This takes a bowl of fresh green leaves and herbs a step further. Persimmons add a juicy sweetness which counters the bitterness of walnuts, herbs and greens, making a nicely balanced salad. Try this salad alongside roast chicken or pork dishes.
8-10 cups picked over salad leaves and herbs (just a really big bowl full of green stuff!), see Recipe Notes 4 Tbsp extra virgin olive oil 1 Tbsp finely chopped shallot 1 Tbsp white or red wine vinegar ½ tsp salt ½ tsp honey (soften it in a ramekin set in a bowl of hot water) Freshly ground black pepper to taste Optional extras: crushed garlic, finely grated lemon zest, mustard 1-2 non-astringent persimmons, peeled and cut into slimish wedges ¼ cup fresh walnuts (if cracking your own nuts, start with about 8)
1 Pick over the salad greens and herbs, wash and spin dry. If you are preparing the greens ahead, transfer to plastic bags lined with paper towels, but don’t seal the bags, and position the bags in the fridge with the paper towels underneath the greens to capture moisture. When ready to put the salad together, transfer salad greens to a large bowl (chilling the bowl first will help keep everything perky).
2 Add persimmon and walnuts. Whisk dressing ingredients together in a small bowl. Pour dressing over salad greens and toss gently but thoroughly. Serve immediately.
Choose a selection of fresh herbs and salad leaves using regular salad leaves for the base. Add interest with tangier and more bitter-tasting greens. Choose from buttercrunch, cos (romaine) or red and green oak lettuce, iceberg, radicchio, witlof (chicory), baby spinach, rocket (arugula), sorrel and small beetroot leaves. Add plenty of fresh herbs, choosing from coriander (cilantro) and parsley sprigs, fennel fronds, mint leaves, snipped chives, a smattering of thyme or marjoram leaves (in summer add basil). And anything else that is green and edible (no, not caterpillars!).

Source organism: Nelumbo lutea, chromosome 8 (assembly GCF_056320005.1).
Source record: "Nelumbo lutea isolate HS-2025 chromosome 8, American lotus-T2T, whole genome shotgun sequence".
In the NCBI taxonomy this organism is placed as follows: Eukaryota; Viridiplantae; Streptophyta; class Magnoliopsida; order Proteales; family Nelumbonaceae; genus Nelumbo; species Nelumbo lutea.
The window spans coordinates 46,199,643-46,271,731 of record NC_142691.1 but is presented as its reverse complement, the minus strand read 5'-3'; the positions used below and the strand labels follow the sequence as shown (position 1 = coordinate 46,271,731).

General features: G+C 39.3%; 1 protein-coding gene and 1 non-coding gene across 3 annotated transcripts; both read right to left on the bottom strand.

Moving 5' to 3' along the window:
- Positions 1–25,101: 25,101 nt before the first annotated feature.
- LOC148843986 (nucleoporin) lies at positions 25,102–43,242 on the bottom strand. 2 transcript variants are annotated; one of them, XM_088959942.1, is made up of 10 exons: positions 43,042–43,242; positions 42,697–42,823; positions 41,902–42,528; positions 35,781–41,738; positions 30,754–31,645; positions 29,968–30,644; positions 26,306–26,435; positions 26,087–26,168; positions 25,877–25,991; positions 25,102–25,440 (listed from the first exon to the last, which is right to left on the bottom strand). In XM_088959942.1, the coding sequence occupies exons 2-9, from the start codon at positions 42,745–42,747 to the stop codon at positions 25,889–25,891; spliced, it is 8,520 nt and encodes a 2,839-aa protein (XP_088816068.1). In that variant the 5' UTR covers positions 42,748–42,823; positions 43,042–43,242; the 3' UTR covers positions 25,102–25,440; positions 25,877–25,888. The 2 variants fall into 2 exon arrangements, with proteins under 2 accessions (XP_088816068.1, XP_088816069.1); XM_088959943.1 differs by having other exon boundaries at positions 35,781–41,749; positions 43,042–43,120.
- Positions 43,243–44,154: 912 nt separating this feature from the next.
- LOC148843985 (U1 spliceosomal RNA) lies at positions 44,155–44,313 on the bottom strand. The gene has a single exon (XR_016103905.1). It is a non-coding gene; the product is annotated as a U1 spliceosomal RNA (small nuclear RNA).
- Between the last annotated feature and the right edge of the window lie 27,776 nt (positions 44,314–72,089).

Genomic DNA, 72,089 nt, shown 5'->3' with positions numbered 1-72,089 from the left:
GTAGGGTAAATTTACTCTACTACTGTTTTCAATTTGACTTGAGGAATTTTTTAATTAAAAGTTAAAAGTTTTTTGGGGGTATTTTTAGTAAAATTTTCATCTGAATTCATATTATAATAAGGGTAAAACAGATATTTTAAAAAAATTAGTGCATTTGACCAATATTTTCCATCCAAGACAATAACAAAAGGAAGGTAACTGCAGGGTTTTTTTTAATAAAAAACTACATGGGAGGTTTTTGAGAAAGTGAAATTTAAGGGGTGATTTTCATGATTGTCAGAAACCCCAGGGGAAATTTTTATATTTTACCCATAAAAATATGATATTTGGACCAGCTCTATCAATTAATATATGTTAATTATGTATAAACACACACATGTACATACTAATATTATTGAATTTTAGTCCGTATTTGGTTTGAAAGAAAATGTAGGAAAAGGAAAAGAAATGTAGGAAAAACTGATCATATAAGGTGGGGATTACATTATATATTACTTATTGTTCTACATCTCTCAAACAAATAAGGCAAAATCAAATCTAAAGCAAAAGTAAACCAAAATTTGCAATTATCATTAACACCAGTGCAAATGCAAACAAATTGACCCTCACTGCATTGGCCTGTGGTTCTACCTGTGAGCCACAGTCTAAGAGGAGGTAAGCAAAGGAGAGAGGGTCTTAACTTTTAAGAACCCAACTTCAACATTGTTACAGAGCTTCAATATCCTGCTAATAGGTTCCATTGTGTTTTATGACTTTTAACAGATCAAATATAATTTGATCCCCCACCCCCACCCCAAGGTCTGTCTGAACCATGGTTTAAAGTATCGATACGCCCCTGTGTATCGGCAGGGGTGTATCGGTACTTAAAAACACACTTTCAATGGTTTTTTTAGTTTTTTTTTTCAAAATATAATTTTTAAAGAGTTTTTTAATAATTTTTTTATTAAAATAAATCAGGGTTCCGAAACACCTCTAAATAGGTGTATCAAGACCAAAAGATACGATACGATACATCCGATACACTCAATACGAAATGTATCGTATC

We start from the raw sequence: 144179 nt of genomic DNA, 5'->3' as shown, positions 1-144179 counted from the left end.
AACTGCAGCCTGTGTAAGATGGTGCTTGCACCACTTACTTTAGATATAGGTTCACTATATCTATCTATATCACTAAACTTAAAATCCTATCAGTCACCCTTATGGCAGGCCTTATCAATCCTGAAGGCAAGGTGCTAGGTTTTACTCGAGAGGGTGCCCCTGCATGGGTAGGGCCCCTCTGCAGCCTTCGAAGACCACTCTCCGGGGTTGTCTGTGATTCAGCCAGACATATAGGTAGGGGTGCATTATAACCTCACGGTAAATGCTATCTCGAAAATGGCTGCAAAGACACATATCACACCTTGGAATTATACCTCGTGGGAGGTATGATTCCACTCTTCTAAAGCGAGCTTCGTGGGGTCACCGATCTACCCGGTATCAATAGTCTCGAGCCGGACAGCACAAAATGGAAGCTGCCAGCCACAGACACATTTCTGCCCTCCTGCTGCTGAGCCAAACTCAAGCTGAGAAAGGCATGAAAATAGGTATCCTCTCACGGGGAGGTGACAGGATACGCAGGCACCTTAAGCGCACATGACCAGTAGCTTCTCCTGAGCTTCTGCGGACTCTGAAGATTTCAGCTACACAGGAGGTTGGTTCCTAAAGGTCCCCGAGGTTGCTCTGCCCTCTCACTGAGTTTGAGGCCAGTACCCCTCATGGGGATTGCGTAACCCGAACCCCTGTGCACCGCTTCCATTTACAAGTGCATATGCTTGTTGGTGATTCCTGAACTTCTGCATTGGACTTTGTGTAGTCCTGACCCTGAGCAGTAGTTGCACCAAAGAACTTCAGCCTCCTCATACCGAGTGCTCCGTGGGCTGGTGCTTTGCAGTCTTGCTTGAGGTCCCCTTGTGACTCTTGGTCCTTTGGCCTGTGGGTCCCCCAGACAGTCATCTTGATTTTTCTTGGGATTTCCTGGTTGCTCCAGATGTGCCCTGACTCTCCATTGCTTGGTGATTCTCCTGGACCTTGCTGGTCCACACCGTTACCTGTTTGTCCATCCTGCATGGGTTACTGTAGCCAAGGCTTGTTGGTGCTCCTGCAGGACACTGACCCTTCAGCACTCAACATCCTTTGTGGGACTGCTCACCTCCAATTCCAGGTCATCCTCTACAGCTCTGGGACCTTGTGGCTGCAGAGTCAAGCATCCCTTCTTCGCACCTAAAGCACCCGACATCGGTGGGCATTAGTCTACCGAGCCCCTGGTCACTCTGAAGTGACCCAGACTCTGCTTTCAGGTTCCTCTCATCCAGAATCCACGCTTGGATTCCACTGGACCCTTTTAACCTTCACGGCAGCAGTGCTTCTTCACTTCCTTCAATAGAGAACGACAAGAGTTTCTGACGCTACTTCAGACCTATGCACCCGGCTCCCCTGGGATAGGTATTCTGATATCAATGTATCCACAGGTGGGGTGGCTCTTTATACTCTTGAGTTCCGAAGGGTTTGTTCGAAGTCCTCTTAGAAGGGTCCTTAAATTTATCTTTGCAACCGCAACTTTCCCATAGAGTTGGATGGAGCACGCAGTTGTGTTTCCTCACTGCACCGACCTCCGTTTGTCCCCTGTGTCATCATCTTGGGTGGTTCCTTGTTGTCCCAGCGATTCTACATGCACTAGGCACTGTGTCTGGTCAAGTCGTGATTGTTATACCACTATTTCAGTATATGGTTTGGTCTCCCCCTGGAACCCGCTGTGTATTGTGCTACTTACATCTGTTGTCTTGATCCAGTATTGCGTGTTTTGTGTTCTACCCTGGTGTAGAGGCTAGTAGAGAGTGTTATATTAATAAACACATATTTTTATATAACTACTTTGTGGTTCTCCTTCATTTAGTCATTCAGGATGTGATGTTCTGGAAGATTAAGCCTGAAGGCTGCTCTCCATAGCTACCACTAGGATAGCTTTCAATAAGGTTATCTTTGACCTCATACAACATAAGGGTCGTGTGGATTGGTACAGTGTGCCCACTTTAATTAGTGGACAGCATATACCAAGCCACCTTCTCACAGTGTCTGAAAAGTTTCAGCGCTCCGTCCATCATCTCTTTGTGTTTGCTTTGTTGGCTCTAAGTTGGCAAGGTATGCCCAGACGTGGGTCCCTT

A salad spinner does a mighty fine job of spinning out the water without bruising leaves or herbs but if you don’t have one, bundle up the greens in a clean cotton tea towel and gently spin to release water then transfer to a large plastic bag lined with paper towels and refrigerate greens for 30 minutes.
Non-astringent persimmons (astringent persimmons are the old-fashioned variety that tasted terrible until they softened into a gorgeous apricot-coloured jelly inside) are ripe when the skin changes from coral to deep orange. Persimmon will keep several days at room temperature, or for a few days refrigerated once they have turned orange.